Israeli soldier captured 3 years ago shown alive in video

JERUSALEM — Israel released 19 Palestinian female prisoners Friday after it received a two-minute videotape of kidnapped Israeli soldier Gilad Shalit holding an Arabic-language newspaper dated Sept. 14, 2009, proof that he was still alive three years after his capture.

The exchange raised hopes that Israel and Hamas militants would agree in the next few months to exchange Shalit for hundreds of Palestinian prisoners.

In the tape, Shalit appeared in good spirits, though he asked the Israeli government to speed up negotiations for his freedom. He appeared to have recovered from a wound he received during his capture.

"I have been waiting and hoping for my release a long time already. I hope the current government of Benjamin Netanyahu will not waste the opportunity to finish the deal," he said.

It was the first video showing Shalit since he was taken from his border post along the southern Gaza Strip in June 2006. Previously, Hamas had limited word from Shalit to one audiotape and several letters. Intelligence officials have said they think that Shalit is being held in an underground bunker in Gaza.

Prime Minister Netanyahu described the video as "encouraging." Shalit's family members also watched the tape and said they had no objection to its being broadcast.

All 19 Palestinians freed had less than two years to go on their sentences, including several who'd been convicted of attacking Israeli soldiers and civilians. One, who'd given birth while in prison, returned to Gaza; Palestinian Authority President Mahmoud Abbas greeted the others in an official ceremony in Ramallah in the West Bank.

Hamas Prime Minister Ismail Haniyeh described the deal as a "victory for the resistance."

Israeli officials cautioned that a final deal for Shalit's freedom could take months to negotiate.

"It is an important step but only a single step," Israeli President Shimon Peres said in remarks that were broadcast on Israeli television. "The road for his liberation is still a long one and a complicated one."

Hamas reportedly has demanded that Israel release 1,000 Palestinian prisoners in exchange for the Israeli soldier, including several who've killed Israeli soldiers and civilians, a demand that Israel has refused.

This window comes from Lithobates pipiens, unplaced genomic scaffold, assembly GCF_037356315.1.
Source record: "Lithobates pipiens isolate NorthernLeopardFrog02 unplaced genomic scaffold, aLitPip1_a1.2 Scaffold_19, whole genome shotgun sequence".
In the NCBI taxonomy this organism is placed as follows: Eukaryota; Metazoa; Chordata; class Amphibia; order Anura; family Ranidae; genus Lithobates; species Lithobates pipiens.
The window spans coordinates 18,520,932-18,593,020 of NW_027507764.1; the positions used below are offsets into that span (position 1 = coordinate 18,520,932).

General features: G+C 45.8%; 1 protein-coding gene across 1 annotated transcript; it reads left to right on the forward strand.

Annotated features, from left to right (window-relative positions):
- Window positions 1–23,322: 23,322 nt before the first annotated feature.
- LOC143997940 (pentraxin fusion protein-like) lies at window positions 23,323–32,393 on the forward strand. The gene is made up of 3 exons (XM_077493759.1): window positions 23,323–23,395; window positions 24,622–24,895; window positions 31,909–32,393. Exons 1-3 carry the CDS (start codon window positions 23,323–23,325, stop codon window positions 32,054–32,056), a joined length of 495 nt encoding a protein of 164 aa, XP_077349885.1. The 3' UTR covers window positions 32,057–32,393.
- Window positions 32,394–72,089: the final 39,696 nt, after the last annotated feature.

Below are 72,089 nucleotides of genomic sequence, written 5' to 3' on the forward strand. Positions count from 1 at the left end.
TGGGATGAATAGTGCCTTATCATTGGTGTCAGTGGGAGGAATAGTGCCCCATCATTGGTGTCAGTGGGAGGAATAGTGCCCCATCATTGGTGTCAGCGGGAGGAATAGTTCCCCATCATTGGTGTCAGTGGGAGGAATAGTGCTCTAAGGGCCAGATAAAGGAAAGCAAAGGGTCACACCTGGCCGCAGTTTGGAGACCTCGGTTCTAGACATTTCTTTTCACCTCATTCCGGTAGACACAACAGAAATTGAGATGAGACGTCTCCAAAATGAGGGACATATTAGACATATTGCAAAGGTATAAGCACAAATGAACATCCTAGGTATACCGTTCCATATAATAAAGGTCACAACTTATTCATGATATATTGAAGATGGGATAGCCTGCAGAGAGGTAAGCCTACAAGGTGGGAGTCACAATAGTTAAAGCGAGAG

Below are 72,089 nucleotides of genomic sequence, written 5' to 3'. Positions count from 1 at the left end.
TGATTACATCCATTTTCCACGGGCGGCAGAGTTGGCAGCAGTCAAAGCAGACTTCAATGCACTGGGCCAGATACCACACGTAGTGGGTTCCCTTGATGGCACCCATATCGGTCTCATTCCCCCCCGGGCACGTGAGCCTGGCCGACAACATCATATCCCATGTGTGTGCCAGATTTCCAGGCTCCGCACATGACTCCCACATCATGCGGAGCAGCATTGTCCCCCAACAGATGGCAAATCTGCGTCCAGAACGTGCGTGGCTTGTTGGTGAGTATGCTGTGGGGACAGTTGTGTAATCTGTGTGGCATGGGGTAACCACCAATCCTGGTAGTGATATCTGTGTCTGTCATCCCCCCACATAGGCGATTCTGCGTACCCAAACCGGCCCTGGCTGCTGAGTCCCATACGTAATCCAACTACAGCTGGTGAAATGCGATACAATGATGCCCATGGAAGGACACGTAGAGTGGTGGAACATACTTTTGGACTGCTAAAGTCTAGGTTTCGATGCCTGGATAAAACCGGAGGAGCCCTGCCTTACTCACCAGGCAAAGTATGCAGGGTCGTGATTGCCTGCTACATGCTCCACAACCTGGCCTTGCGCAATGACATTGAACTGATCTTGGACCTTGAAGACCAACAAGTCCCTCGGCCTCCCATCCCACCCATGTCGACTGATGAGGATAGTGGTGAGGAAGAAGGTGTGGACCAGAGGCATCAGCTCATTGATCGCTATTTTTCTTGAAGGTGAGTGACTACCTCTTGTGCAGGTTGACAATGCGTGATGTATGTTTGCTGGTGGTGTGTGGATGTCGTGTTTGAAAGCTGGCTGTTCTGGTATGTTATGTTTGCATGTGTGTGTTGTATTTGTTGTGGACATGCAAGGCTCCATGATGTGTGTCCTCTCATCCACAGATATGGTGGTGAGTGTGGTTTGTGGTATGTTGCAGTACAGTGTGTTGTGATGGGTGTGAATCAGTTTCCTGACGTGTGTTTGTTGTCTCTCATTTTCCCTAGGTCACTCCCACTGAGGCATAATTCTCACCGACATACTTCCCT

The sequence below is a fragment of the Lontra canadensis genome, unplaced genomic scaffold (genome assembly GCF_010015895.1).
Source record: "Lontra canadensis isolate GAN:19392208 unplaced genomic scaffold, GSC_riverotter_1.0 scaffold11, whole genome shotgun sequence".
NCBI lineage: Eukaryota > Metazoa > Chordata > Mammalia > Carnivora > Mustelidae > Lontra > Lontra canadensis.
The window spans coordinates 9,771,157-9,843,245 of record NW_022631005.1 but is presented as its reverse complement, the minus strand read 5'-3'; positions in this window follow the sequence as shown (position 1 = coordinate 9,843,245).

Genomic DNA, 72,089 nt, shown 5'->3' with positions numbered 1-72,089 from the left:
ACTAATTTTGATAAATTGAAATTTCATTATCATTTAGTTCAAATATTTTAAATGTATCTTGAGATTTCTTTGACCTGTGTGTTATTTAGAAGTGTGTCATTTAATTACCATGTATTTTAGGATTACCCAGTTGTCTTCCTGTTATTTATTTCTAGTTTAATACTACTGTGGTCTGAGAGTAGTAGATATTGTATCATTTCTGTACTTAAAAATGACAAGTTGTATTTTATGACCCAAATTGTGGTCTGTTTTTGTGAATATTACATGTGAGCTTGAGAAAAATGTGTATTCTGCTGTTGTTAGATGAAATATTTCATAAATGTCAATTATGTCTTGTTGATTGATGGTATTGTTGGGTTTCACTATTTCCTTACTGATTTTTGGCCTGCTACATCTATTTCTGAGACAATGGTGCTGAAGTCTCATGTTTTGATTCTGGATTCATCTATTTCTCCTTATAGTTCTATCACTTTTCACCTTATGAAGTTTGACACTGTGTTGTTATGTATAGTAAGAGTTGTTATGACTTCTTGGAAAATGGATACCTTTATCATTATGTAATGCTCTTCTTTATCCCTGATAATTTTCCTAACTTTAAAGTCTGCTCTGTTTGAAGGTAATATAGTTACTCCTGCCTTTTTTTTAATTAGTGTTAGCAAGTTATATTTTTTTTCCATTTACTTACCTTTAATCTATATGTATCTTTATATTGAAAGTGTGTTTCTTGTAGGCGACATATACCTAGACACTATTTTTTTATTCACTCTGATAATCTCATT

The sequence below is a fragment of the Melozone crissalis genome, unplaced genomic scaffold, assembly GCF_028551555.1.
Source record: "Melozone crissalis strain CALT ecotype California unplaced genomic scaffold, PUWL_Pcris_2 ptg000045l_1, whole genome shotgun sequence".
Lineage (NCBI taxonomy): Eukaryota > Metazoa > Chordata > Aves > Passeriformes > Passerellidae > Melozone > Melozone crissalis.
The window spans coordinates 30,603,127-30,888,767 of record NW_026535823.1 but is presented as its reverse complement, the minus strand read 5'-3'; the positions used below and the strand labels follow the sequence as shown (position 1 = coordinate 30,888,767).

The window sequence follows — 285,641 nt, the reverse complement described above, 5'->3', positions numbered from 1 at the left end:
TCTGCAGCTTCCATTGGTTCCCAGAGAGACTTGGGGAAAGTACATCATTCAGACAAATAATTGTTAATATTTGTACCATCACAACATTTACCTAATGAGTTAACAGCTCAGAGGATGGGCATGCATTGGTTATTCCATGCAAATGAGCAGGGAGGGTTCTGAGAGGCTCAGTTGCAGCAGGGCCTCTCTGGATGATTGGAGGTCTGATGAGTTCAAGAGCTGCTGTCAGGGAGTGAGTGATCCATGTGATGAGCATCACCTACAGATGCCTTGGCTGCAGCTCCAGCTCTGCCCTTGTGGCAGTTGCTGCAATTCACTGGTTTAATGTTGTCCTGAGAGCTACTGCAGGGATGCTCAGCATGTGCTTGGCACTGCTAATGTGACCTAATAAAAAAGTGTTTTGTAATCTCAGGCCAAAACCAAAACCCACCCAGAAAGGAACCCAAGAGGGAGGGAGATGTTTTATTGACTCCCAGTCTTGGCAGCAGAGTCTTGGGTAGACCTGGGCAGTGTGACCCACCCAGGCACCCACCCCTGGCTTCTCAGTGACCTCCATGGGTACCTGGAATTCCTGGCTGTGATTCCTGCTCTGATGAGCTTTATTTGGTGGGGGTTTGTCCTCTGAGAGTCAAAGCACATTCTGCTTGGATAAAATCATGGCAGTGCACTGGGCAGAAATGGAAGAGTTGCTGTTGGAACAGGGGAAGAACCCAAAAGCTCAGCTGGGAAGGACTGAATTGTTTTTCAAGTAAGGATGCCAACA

Other reported sticking points are an Israeli demand that all released prisoners be sent to Gaza, including those from the West Bank, and a Hamas demand that Israelis free Israeli Arabs as part of the exchange.

Egyptian officials have been trying to mediate a deal for several years. More recently, German mediators became involved as well, and they were responsible for Friday's exchange.

Palestinian gunmen captured Shalit in a daring cross-border raid when the soldier, who's also a French citizen, was 19. Two other Israeli soldiers were killed in the raid. Since then, Shalit's family and supporters have kept steady pressure on the government to do more to win his freedom.

The case has sparked debate within Israel over how high a price the country should pay to gain the freedom of a single soldier.

"There is a limit to how much society has to sacrifice in order to redeem one captive," said Stuart Schoffman, a senior fellow at the Shalom Hartman Institute, a research center in Jerusalem.

In the past, Israel has released hundreds of prisoners in exchange for captured Israeli soldiers and the bodies of soldiers.

If a deal does take place, Israel also might lift the crippling blockade of Gaza that it imposed in June 2007, after Hamas seized power in Gaza. The blockade makes it very difficult for any Palestinians to leave Gaza, except in humanitarian cases. Many consumer goods, including stationery and shampoo, are in short supply. The United Nations supplies food aid to more than 1 million Palestinians in Gaza and unemployment is more than 40 percent there.

(Churgin is a McClatchy special correspondent.)


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